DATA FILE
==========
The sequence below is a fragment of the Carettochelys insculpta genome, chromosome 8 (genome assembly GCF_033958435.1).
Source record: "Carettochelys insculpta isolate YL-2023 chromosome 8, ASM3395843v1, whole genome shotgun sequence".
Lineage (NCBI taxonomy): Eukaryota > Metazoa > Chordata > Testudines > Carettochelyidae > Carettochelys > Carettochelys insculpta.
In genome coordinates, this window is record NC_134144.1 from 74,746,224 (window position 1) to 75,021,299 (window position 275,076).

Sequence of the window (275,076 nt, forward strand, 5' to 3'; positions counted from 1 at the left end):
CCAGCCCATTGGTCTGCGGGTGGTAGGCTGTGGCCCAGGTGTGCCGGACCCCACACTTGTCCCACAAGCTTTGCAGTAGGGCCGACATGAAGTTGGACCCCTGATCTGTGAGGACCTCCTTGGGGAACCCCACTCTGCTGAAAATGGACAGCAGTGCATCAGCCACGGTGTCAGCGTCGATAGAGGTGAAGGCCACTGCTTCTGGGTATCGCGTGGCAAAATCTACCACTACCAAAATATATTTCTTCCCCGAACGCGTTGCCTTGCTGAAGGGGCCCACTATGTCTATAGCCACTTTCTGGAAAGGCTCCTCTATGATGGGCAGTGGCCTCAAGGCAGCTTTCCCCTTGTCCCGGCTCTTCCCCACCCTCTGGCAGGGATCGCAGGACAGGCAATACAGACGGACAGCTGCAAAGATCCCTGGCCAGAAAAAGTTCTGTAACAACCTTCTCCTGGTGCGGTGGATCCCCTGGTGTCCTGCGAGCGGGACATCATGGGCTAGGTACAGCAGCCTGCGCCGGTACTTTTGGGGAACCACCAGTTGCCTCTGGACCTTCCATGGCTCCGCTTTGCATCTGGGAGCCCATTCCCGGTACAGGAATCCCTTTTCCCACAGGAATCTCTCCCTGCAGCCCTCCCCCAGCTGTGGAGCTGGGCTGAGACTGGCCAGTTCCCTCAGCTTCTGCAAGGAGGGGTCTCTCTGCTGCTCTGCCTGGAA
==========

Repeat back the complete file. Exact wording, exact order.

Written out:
The sequence below is a fragment of the Carettochelys insculpta genome, chromosome 8 (genome assembly GCF_033958435.1).
Source record: "Carettochelys insculpta isolate YL-2023 chromosome 8, ASM3395843v1, whole genome shotgun sequence".
Lineage (NCBI taxonomy): Eukaryota > Metazoa > Chordata > Testudines > Carettochelyidae > Carettochelys > Carettochelys insculpta.
In genome coordinates, this window is record NC_134144.1 from 74,746,224 (window position 1) to 75,021,299 (window position 275,076).

Sequence of the window (275,076 nt, forward strand, 5' to 3'; positions counted from 1 at the left end):
CCAGCCCATTGGTCTGCGGGTGGTAGGCTGTGGCCCAGGTGTGCCGGACCCCACACTTGTCCCACAAGCTTTGCAGTAGGGCCGACATGAAGTTGGACCCCTGATCTGTGAGGACCTCCTTGGGGAACCCCACTCTGCTGAAAATGGACAGCAGTGCATCAGCCACGGTGTCAGCGTCGATAGAGGTGAAGGCCACTGCTTCTGGGTATCGCGTGGCAAAATCTACCACTACCAAAATATATTTCTTCCCCGAACGCGTTGCCTTGCTGAAGGGGCCCACTATGTCTATAGCCACTTTCTGGAAAGGCTCCTCTATGATGGGCAGTGGCCTCAAGGCAGCTTTCCCCTTGTCCCGGCTCTTCCCCACCCTCTGGCAGGGATCGCAGGACAGGCAATACAGACGGACAGCTGCAAAGATCCCTGGCCAGAAAAAGTTCTGTAACAACCTTCTCCTGGTGCGGTGGATCCCCTGGTGTCCTGCGAGCGGGACATCATGGGCTAGGTACAGCAGCCTGCGCCGGTACTTTTGGGGAACCACCAGTTGCCTCTGGACCTTCCATGGCTCCGCTTTGCATCTGGGAGCCCATTCCCGGTACAGGAATCCCTTTTCCCACAGGAATCTCTCCCTGCAGCCCTCCCCCAGCTGTGGAGCTGGGCTGAGACTGGCCAGTTCCCTCAGCTTCTGCAAGGAGGGGTCTCTCTGCTGCTCTGCCTGGAA